10 Dec Business Incubators Grow Economy and Jobs
Wisconsin is a national leader in the total number of business incubators located in the state and they are a significant catalyst for new job creation as well, according Thomas Lyons, Professor of Community Development at the University of Louisville who recently addressed an audience at the Wisconsin Small Business Development Center’s monthly lecture series at the MGE Innovation Center, a business incubator located in the University of Wisconsin Research Park.
Lyons, director of the Center for Research on Entrepreneurship & Enterprise Development, presented the findings of a new research report entitled, “The State of the Wisconsin Incubation Industry in 2002,” which was conducted for the Wisconsin Business Incubation Association.
“Wisconsin’s incubators are working the high-end of economic development and are helping the state and local economy. Wisconsin ranks fourth in the nation with 33 business incubator programs behind New York, California, and Pennsylvania,” Lyons said.
Technology and R&D companies located in business incubators were reported to be the most significant growth sector representing about 55% of incubator clients surveyed, compared to 32% in 1999 and 17% in 1996. The light-manufacturing segment represented 73% of incubator clients, slightly down from previous years findings, but still an indicated that incubators are continuing to play an important role in fostering manufacturing activity in Wisconsin.
Although there has been a great deal of publicity surrounding “for-profit” incubators, the report shows that only two of Wisconsin’s 33 responding incubators are structured this way. The findings suggest that business incubation in Wisconsin continues to be viewed as an activity that has a largely public purpose.
Wisconsin business incubation programs range in age from less than one year to eighteen years. The average age is 7.53 years. Among the 33 responding incubators, ten, or 30 percent, started their incubators within the previous two years. Thirteen incubation programs, or 39 percent, have been in business for more than ten years. The coexistence of older incubation programs and newer incubation facilities shows that Wisconsin business incubation is a vital industry with a healthy mix of established players and new talent.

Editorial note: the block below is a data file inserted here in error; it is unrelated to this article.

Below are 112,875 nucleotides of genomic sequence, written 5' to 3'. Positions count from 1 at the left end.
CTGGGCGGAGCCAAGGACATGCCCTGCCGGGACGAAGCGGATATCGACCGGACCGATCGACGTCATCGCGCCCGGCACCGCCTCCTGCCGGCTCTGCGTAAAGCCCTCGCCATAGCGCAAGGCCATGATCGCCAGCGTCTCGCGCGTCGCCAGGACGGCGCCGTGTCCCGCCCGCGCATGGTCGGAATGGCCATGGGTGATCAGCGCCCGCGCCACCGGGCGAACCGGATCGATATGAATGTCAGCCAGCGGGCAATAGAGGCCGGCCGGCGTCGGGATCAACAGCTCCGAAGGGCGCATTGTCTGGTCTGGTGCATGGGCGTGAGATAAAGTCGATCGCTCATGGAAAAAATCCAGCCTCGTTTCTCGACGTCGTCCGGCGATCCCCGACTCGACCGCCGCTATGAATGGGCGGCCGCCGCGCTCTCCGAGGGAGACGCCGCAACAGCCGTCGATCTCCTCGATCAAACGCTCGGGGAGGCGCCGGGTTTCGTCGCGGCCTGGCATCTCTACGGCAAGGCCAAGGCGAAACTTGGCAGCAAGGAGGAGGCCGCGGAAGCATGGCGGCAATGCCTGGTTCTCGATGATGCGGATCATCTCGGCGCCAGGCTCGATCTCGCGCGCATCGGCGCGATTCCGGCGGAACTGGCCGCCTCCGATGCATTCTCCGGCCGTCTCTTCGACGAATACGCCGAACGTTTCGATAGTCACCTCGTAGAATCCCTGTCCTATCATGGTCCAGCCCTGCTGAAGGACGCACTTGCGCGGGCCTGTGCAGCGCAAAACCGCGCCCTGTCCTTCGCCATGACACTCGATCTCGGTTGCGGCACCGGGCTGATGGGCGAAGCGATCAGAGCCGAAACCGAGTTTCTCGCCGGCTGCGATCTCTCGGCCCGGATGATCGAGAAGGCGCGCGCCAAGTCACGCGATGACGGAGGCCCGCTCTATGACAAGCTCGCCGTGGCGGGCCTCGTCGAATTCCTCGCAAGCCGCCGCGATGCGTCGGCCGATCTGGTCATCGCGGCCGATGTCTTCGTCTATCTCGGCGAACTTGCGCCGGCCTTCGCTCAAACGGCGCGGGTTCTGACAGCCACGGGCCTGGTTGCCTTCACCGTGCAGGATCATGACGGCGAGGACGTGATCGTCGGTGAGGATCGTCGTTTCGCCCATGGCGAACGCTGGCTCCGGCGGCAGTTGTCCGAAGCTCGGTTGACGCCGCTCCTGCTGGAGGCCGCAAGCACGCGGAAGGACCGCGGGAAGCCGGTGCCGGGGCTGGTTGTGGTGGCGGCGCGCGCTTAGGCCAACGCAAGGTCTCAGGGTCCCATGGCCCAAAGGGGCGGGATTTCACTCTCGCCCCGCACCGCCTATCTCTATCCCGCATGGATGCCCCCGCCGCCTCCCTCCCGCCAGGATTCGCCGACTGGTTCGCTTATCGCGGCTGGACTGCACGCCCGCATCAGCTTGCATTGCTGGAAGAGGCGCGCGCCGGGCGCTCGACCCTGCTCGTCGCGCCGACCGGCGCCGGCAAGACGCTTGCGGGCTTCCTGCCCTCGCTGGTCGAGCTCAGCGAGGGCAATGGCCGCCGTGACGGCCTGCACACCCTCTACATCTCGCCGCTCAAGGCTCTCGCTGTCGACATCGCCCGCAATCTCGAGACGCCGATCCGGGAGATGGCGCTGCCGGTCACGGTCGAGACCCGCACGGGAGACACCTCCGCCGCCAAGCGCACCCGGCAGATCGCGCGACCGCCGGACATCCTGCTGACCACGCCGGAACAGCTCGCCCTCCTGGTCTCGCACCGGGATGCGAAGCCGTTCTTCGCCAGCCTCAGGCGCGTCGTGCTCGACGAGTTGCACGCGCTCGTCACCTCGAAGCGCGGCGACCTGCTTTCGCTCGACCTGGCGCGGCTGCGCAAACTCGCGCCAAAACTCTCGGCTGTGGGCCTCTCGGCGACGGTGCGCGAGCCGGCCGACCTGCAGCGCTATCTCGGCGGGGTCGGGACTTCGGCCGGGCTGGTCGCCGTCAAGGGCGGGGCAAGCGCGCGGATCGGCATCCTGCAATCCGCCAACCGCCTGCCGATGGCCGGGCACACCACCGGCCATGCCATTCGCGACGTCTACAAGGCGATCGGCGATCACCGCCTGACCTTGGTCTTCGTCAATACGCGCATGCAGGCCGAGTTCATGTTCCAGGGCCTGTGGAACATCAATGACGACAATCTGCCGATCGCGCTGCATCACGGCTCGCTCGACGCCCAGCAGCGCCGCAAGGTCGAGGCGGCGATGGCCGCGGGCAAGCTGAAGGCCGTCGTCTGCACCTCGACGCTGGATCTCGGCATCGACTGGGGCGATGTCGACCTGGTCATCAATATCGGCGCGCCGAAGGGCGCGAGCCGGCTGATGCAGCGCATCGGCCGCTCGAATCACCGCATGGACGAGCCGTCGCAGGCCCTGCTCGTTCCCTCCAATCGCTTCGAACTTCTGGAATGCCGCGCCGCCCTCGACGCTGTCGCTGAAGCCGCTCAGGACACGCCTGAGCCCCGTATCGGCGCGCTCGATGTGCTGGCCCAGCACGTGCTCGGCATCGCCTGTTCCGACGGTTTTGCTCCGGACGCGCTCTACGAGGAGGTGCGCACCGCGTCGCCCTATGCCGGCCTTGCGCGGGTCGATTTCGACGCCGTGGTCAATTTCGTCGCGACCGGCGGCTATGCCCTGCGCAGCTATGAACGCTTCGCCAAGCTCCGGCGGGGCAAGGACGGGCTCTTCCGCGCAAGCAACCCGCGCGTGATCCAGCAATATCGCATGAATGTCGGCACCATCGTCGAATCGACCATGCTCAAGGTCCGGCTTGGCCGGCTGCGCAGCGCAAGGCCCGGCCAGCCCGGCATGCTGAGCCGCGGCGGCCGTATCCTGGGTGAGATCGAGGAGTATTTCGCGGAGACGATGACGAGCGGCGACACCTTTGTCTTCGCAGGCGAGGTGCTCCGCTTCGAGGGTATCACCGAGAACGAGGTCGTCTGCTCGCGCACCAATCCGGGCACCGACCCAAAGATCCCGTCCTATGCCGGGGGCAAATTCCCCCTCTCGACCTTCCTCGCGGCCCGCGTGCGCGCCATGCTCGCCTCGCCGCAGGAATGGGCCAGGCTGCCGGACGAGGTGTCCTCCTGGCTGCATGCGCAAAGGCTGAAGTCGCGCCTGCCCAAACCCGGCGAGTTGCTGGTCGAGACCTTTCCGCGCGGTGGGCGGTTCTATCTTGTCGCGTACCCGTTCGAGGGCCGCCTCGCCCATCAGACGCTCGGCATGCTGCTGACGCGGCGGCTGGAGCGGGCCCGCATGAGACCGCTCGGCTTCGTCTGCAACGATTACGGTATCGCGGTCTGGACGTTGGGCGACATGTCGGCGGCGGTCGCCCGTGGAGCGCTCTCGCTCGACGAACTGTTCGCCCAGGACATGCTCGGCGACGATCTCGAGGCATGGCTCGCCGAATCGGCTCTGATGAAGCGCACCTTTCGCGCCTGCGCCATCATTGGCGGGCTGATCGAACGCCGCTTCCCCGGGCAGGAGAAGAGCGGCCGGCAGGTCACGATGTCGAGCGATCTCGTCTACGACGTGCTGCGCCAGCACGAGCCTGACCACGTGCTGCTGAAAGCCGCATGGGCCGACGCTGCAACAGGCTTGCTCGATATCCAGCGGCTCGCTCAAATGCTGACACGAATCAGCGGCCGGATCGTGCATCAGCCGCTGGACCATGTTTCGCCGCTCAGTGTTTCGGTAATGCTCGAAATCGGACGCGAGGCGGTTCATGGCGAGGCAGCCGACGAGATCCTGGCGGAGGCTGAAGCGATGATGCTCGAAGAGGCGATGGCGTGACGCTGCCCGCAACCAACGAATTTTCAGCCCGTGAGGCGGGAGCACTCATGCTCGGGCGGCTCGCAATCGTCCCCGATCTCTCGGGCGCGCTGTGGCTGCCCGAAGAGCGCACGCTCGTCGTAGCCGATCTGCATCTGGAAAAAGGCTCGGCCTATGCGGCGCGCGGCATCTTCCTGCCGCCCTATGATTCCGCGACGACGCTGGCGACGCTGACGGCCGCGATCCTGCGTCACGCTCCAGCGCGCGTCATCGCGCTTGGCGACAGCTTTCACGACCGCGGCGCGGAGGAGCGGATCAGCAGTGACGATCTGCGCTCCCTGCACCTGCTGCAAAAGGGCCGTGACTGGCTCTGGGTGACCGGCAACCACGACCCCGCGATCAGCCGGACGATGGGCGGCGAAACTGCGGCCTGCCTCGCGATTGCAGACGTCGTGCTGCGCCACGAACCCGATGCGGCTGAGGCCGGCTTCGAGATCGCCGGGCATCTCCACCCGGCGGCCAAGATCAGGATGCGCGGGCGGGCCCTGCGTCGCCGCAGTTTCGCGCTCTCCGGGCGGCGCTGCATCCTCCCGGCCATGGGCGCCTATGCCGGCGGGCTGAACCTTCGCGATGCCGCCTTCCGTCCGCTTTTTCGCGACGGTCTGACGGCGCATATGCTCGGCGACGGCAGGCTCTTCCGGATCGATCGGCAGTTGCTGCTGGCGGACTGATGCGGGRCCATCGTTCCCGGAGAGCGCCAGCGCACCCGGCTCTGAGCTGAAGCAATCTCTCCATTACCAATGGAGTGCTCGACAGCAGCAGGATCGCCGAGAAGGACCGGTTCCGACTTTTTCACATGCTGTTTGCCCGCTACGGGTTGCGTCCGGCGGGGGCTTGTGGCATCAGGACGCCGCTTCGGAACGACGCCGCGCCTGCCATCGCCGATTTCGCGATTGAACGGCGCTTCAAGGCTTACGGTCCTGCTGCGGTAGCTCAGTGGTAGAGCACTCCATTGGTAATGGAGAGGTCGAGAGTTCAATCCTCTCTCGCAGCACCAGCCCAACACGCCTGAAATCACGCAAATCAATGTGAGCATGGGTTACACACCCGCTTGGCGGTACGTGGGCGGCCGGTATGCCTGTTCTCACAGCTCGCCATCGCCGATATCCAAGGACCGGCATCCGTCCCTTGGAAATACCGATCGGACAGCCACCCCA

Job and Wealth Creation
The survey found that 683 firms have graduated from 27 responding Wisconsin incubation programs. This represents an 83 percent increase in the total number of new businesses added to the state’s economy by incubation programs over what was reported in 1999. Among current tenants/affiliates studied, approximately 80 percent were profitable and on average 80 percent are still in operation, and approximately 12.4 percent have been involved in acquisition or merger.
Wisconsin incubation programs client firms have created a substantial number of full-time equivalent (FTE) positions. In 2001, current tenants generated an average of 75 FTE positions, which translates to a total of 2,475 positions in the calendar year 2001, up from 1,883 in 1998 and just 624 in 1989. The increases demonstrate the continuing contribution of the Wisconsin incubation industry to the local economy in this regard.
Six incubators reported that companies that had left their incubators currently employ 1,305 full-time equivalent employees with combined revenue of $98 million in 2001.
In spite of the success of the new business incubator programs, there has been a substantial drop in involvement and support for them by state government and local economic development organizations. The report’s authors suggest that there are good opportunities in the state to link business incubators with educational institutions as well as attorneys, accountants, architects, and engineering firms to access viable business ideas and high-quality, professional business services.
“Now is not the time to stop supporting entrepreneurial development strategies,” Lyons said. “It is hard to get the attention of policy makers. It requires patience, as both the general public and politicians do not understand entrepreneurial development.” Lyons added, “Sponsors of incubators should not think of their contributions as a subsidy but as an investment in our economy.”